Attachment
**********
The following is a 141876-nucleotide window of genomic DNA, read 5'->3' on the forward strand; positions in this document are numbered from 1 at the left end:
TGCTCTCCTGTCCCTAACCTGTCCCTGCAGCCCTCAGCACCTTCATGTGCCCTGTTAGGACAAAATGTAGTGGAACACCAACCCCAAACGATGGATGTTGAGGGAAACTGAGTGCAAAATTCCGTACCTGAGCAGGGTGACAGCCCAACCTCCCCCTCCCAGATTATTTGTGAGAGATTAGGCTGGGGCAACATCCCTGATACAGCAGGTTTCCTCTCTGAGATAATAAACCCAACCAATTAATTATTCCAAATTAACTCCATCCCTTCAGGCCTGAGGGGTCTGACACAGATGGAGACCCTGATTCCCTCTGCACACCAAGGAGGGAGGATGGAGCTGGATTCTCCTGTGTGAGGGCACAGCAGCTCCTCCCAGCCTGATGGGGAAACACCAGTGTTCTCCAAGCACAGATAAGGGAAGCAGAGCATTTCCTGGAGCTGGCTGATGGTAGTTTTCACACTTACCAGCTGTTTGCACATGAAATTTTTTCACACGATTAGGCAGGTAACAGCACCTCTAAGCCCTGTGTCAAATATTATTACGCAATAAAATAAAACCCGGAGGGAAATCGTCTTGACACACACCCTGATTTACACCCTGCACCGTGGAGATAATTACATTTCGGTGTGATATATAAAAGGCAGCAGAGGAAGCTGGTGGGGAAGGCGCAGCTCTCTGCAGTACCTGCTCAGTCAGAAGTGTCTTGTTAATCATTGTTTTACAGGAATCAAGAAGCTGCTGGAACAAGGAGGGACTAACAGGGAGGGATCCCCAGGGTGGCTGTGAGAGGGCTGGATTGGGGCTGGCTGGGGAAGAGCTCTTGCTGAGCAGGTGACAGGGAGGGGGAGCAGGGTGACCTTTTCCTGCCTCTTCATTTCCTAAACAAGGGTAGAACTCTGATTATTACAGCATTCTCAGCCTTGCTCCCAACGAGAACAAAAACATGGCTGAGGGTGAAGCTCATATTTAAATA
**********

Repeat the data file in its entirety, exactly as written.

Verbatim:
The following is a 141876-nucleotide window of genomic DNA, read 5'->3' on the forward strand; positions in this document are numbered from 1 at the left end:
TGCTCTCCTGTCCCTAACCTGTCCCTGCAGCCCTCAGCACCTTCATGTGCCCTGTTAGGACAAAATGTAGTGGAACACCAACCCCAAACGATGGATGTTGAGGGAAACTGAGTGCAAAATTCCGTACCTGAGCAGGGTGACAGCCCAACCTCCCCCTCCCAGATTATTTGTGAGAGATTAGGCTGGGGCAACATCCCTGATACAGCAGGTTTCCTCTCTGAGATAATAAACCCAACCAATTAATTATTCCAAATTAACTCCATCCCTTCAGGCCTGAGGGGTCTGACACAGATGGAGACCCTGATTCCCTCTGCACACCAAGGAGGGAGGATGGAGCTGGATTCTCCTGTGTGAGGGCACAGCAGCTCCTCCCAGCCTGATGGGGAAACACCAGTGTTCTCCAAGCACAGATAAGGGAAGCAGAGCATTTCCTGGAGCTGGCTGATGGTAGTTTTCACACTTACCAGCTGTTTGCACATGAAATTTTTTCACACGATTAGGCAGGTAACAGCACCTCTAAGCCCTGTGTCAAATATTATTACGCAATAAAATAAAACCCGGAGGGAAATCGTCTTGACACACACCCTGATTTACACCCTGCACCGTGGAGATAATTACATTTCGGTGTGATATATAAAAGGCAGCAGAGGAAGCTGGTGGGGAAGGCGCAGCTCTCTGCAGTACCTGCTCAGTCAGAAGTGTCTTGTTAATCATTGTTTTACAGGAATCAAGAAGCTGCTGGAACAAGGAGGGACTAACAGGGAGGGATCCCCAGGGTGGCTGTGAGAGGGCTGGATTGGGGCTGGCTGGGGAAGAGCTCTTGCTGAGCAGGTGACAGGGAGGGGGAGCAGGGTGACCTTTTCCTGCCTCTTCATTTCCTAAACAAGGGTAGAACTCTGATTATTACAGCATTCTCAGCCTTGCTCCCAACGAGAACAAAAACATGGCTGAGGGTGAAGCTCATATTTAAATA